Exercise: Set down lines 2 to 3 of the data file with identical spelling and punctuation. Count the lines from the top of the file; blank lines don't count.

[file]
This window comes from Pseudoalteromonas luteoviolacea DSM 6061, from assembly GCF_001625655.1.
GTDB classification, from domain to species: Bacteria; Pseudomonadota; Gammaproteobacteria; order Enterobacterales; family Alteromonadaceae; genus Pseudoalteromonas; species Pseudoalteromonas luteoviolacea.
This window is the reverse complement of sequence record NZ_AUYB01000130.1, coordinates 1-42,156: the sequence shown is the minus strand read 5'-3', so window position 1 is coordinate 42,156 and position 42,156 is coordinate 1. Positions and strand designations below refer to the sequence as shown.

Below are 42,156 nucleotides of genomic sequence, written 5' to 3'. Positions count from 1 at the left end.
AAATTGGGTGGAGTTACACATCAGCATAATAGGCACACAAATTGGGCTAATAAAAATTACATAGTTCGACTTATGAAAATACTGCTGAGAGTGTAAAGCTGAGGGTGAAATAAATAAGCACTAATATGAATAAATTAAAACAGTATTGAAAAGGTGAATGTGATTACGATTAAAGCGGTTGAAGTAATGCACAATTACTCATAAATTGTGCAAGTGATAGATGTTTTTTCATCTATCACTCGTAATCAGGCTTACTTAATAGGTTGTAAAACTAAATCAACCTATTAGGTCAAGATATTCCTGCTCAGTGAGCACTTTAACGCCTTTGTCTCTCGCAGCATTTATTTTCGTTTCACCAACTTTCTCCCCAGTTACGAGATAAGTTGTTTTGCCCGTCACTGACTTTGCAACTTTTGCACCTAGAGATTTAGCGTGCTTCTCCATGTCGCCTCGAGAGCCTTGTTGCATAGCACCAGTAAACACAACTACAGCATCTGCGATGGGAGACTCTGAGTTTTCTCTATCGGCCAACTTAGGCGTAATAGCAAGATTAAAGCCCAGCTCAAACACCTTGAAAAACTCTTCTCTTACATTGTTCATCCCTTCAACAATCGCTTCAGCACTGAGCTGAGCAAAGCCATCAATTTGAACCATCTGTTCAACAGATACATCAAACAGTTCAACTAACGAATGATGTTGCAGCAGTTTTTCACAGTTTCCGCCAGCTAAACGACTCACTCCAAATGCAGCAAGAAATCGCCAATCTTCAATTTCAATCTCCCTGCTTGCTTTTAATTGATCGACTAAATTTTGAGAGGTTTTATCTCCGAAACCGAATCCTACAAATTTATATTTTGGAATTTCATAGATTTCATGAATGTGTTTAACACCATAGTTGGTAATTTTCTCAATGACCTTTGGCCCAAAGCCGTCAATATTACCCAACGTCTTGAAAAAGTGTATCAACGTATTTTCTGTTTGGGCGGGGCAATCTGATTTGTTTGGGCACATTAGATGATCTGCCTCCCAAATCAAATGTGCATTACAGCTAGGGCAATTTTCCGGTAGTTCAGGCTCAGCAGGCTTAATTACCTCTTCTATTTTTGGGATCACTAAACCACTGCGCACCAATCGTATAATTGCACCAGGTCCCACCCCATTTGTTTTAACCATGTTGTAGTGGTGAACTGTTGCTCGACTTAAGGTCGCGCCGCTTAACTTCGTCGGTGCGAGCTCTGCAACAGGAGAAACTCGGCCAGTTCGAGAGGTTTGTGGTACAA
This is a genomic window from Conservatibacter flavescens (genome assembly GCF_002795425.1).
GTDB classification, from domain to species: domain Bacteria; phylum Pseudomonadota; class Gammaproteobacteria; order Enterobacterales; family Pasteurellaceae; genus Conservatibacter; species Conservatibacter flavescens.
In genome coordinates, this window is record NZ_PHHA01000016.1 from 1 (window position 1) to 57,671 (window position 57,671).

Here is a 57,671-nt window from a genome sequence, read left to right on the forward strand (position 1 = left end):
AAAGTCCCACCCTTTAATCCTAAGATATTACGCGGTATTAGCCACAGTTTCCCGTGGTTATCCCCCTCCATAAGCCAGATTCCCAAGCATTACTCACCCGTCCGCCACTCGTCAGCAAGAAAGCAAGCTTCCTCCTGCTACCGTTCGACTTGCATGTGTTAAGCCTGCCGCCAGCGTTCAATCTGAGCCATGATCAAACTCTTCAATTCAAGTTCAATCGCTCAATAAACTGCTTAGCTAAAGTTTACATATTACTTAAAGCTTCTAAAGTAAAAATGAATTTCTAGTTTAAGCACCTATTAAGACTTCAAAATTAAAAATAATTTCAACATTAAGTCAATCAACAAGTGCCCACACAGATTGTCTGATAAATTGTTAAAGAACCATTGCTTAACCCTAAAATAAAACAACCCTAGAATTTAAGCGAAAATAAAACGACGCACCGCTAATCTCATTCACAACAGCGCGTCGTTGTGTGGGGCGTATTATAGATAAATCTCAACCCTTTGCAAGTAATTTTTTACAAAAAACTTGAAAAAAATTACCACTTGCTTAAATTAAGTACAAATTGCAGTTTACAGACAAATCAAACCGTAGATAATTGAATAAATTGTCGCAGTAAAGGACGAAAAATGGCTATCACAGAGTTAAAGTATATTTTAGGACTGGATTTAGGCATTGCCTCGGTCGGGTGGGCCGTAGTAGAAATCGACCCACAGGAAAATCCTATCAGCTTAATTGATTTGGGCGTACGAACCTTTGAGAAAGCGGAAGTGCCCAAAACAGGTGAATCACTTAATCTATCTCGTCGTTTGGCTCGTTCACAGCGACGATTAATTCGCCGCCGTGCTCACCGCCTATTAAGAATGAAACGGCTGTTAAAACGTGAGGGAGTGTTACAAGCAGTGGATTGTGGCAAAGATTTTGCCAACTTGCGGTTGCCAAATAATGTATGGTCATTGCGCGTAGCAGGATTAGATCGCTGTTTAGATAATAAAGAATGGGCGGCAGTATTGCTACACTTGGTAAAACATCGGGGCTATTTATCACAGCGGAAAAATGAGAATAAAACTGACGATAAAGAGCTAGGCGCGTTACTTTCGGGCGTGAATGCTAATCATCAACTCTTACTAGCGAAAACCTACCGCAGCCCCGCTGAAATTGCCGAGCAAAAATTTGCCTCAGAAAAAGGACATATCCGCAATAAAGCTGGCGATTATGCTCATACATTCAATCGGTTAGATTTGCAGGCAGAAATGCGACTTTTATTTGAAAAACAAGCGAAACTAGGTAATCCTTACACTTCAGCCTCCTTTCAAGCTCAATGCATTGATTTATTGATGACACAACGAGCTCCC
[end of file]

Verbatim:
GTDB classification, from domain to species: Bacteria; Pseudomonadota; Gammaproteobacteria; order Enterobacterales; family Alteromonadaceae; genus Pseudoalteromonas; species Pseudoalteromonas luteoviolacea.
This window is the reverse complement of sequence record NZ_AUYB01000130.1, coordinates 1-42,156: the sequence shown is the minus strand read 5'-3', so window position 1 is coordinate 42,156 and position 42,156 is coordinate 1. Positions and strand designations below refer to the sequence as shown.